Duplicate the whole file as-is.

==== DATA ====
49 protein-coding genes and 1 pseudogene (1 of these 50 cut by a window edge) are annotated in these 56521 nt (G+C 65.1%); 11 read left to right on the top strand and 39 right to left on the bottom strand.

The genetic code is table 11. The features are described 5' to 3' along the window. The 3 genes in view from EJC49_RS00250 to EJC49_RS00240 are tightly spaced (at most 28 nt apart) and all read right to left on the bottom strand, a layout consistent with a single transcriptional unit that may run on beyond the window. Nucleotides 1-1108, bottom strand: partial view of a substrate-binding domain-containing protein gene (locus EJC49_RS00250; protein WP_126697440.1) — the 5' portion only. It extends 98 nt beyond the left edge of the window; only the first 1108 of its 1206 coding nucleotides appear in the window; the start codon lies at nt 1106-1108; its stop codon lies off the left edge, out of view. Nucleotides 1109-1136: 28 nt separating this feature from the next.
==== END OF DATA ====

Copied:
49 protein-coding genes and 1 pseudogene (1 of these 50 cut by a window edge) are annotated in these 56521 nt (G+C 65.1%); 11 read left to right on the top strand and 39 right to left on the bottom strand.

The genetic code is table 11. The features are described 5' to 3' along the window. The 3 genes in view from EJC49_RS00250 to EJC49_RS00240 are tightly spaced (at most 28 nt apart) and all read right to left on the bottom strand, a layout consistent with a single transcriptional unit that may run on beyond the window. Nucleotides 1-1108, bottom strand: partial view of a substrate-binding domain-containing protein gene (locus EJC49_RS00250; protein WP_126697440.1) — the 5' portion only. It extends 98 nt beyond the left edge of the window; only the first 1108 of its 1206 coding nucleotides appear in the window; the start codon lies at nt 1106-1108; its stop codon lies off the left edge, out of view. Nucleotides 1109-1136: 28 nt separating this feature from the next.